DC mandolin legend Akira Otsuka hosted a small picking party at his Maryland home on 30 December 2017. This is a traditional year end occurrence, however this time one of the guests was unaware of a surprise coming his way. Bob Perilla – BlueGrass Troubadour – a collection of 50 black and white photographs by bluegrass photographer Jeromie Stephens had just been published in a special run of 25 books. This picking party would serve as cover for the book reveal.
An excerpt from the book…
“I first encountered Bob at Gettysburg in 1999. A youthful stallion, with curly, thick black hair and a very well-worn D28. He was nested within a very talented group of festival jammers including Dick Smith, Marshall Wiborn and Paul Benson, steadily holding his own. A gregarious personality and genuine love for the music shows through his singing. I asked him what year his guitar was made (a typical guitar geek question) – thinking it was a 60 year old Martin. He told me it was an ‘83 and that it was an old friend which had seen a lot of use. I was impressed. We got acquainted, hung out, and spoke about music, women, beer, guitars and photography. He introduced me to his associates and pals, also making sure I knew who was who in the Bluegrass zoo. By the end of the festival it was clear we would be good friends. I was invited to come see him play at a nursery in Reston, VA the following weekend. His good friend Akira Otsuka would be accompanying him on mandolin. At the time I had no idea who Akira was. This would repeat itself over and over again for the next 18 years.”
Throughout my friendship with Bob he’s always been an encouragement. About 5 years ago he started asking me when I was going to produce a book of my bluegrass photography. Because of his prodding I started scanning my film. As I was editing my earlier work I kept finding shots of Bob peppered in with everything else I was shooting. He seemingly was everywhere I worked. Then I got the idea to first do a smaller book about Bob as a way to learn what I was going to encounter with my BlueGrass Photography book. From hundreds of negatives 50 were selected. Whenever I would run into common friends I would interview them about their friendship with Bob.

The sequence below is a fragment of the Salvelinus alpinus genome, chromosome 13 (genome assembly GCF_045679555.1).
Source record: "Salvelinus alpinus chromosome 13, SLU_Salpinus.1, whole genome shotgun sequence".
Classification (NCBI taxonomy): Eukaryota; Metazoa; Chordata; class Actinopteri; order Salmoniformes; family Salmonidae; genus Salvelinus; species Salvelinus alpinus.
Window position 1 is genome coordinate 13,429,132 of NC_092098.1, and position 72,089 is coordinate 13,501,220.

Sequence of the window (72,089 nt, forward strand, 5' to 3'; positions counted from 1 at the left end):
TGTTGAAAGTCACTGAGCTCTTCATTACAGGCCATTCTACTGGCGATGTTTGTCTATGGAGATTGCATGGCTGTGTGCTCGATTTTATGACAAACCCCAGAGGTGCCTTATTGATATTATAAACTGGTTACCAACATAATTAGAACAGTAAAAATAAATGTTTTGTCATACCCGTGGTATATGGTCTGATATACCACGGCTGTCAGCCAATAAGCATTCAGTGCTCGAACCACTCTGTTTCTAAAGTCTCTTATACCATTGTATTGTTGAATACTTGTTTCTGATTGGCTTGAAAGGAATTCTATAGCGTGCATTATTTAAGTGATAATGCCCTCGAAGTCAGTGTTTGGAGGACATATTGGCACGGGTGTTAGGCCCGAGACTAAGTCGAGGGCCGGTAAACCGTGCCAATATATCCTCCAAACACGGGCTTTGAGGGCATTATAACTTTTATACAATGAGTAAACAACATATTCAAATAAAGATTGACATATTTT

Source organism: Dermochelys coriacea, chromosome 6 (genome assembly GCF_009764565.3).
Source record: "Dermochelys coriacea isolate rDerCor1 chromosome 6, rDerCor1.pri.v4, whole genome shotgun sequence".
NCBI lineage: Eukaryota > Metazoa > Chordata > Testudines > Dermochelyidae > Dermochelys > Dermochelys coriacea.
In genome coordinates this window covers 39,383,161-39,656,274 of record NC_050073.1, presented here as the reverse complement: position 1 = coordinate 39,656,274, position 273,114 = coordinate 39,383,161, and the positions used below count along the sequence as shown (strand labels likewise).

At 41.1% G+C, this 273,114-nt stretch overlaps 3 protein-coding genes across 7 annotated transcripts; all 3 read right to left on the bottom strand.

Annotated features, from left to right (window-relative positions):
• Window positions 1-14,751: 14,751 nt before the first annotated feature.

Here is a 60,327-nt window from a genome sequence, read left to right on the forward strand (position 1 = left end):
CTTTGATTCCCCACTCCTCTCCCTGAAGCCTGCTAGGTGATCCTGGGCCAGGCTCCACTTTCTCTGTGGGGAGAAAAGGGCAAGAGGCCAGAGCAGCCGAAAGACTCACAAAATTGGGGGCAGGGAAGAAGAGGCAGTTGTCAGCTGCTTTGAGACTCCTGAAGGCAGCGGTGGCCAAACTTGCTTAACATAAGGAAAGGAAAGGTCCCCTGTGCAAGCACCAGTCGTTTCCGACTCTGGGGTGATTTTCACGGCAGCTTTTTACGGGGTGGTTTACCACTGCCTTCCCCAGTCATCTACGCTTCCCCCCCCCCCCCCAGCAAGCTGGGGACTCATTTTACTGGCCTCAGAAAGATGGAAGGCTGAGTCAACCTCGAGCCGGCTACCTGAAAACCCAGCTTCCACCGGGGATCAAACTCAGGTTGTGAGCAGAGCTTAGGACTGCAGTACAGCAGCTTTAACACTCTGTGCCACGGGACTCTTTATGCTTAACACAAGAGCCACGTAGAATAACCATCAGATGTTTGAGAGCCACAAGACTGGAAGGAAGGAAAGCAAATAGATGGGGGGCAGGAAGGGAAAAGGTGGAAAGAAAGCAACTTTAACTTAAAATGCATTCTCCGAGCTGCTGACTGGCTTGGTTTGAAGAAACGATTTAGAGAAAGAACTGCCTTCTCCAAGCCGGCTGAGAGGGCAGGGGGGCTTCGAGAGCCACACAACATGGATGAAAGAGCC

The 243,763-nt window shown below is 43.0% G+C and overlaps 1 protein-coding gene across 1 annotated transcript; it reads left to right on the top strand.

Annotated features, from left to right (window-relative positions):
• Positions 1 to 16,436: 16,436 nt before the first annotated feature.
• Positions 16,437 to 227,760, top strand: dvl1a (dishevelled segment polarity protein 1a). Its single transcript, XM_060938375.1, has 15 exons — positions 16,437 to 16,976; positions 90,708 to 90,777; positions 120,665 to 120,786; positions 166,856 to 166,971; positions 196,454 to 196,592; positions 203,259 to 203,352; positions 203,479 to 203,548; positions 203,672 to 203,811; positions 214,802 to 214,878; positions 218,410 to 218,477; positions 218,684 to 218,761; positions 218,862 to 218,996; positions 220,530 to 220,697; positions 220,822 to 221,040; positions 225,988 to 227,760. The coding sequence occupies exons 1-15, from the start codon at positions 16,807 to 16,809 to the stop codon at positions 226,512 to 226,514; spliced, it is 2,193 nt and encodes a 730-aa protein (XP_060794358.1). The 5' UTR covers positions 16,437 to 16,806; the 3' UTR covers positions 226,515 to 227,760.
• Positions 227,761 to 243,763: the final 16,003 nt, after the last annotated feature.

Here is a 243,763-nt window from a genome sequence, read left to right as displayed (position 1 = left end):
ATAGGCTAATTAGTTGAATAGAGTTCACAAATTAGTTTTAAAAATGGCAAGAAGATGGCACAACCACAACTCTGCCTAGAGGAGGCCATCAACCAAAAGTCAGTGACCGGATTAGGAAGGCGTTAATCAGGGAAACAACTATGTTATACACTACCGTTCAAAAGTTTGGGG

The plan to host the presentation was Akira’s idea. We were going to have to trick him into coming to Akira’s home without raising his suspicions. A secret email was sent out and RSVP’s were returned. At the appointed time Bob and I had a wonderful Chinese lunch, then we headed out for the party – even had to pretend that I was an uninvited guest (but still welcomed anyway, to keep up the ruse). After about an hour of jamming everyone stopped for a short break – a large print of Bob was placed in view of the room followed by the book’s presentation. He was befuddled, speechless and probably a little embarrassed. Copies were passed around and for the next 20 minutes, no music was being made.
Later, after the books were all put down the jamming began again. A steady stream of players rotated in and out of the hive which was growing in the Otsuka living room.
Only a very limited number of these books were printed, and Bob has all of them not given out at Akira’s party. Anyone interested in obtaining one should contact Perilla through his web site.
This article was written by Jerome Stephens and published on Bluegrass Today.
Jeromie Stephens has been photographing bluegrass musicians for a little over 30 years. In keeping with the photo-reportage styles of Jim Marshall, Carl Fleischauer and Les Leverett, he shoots in black and white and tries to always stay in close to his subjects.
He was first published by FRETS! Magazine in 1986, his junior year of high school. He’s illustrated articles for Bluegrass Unlimited, Rolling Stone, Guitar Player, The Washington Post, The Nashville Tennessean and Fretboard Journal. Additionally his photos have been used in CD packages for musicians like Tony Rice, Danny Gatton and Lou Pallo.
Jeromie lives in Fredericksburg, VA with his wife, April and youngest son, JJ. You are likely to see JJ with his Dad taking photos at festivals.